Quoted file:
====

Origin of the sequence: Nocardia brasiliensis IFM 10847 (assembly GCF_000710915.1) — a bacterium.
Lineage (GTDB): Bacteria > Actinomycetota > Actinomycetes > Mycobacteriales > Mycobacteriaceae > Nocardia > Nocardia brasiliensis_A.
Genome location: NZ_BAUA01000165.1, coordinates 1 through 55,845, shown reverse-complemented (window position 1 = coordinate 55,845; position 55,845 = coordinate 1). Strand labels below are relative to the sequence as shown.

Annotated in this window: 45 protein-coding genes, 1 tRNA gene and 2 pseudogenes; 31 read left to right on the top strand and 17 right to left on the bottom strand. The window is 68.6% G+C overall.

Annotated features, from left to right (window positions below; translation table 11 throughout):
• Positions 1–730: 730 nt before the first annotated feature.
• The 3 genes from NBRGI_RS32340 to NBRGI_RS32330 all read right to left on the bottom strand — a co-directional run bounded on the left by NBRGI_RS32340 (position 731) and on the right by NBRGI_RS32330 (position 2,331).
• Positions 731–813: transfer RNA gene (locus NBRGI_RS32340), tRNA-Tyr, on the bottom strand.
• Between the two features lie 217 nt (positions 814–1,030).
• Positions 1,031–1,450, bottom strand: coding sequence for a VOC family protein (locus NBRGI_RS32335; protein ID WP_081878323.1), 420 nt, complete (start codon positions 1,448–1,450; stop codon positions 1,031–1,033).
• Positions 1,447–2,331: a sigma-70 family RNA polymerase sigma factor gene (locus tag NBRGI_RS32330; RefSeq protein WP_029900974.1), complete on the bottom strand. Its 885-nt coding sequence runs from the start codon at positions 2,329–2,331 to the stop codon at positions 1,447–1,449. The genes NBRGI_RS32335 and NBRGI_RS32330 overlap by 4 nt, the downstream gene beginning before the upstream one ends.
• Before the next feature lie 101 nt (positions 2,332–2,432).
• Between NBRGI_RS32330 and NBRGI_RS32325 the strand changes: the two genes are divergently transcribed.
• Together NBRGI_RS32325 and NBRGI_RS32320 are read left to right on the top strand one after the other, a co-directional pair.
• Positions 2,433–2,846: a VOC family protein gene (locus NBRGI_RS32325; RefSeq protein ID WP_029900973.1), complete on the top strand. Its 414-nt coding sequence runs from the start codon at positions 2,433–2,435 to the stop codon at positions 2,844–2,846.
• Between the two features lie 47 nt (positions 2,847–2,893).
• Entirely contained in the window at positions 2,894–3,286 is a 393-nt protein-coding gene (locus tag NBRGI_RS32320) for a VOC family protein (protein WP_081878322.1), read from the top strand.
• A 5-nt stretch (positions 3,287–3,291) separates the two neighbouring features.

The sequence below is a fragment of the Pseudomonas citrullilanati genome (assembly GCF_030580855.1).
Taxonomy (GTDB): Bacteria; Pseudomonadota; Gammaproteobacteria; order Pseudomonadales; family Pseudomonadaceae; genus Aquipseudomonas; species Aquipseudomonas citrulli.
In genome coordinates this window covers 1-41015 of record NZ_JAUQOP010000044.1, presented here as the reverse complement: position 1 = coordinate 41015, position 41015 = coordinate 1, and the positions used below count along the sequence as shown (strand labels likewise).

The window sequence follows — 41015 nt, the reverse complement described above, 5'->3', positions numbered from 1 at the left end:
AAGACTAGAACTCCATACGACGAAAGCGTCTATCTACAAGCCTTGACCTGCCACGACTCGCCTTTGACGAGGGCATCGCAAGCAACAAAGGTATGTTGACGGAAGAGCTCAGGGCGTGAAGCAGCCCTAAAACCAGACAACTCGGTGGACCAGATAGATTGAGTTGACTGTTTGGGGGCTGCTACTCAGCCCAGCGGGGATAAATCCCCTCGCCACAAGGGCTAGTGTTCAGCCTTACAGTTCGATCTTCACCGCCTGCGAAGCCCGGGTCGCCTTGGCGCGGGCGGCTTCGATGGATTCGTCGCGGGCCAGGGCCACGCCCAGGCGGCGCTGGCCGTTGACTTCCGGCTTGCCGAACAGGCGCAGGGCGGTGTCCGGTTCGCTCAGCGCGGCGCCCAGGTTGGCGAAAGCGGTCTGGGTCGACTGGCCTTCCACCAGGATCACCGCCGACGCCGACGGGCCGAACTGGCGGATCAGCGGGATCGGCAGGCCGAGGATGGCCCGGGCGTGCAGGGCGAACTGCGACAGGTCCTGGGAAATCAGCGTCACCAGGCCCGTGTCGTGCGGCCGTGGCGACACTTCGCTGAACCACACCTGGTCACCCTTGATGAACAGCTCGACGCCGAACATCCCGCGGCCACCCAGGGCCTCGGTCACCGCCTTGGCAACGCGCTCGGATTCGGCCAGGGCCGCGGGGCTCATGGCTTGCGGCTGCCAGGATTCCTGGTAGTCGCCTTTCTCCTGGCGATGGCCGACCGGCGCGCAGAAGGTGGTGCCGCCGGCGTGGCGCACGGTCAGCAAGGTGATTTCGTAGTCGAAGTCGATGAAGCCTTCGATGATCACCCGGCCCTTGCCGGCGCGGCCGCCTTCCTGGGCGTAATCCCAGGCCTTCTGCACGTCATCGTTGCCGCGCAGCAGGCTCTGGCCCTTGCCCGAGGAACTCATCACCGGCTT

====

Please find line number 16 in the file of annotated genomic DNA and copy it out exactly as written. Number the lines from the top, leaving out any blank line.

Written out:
• Between the two features lie 47 nt (positions 2,847–2,893).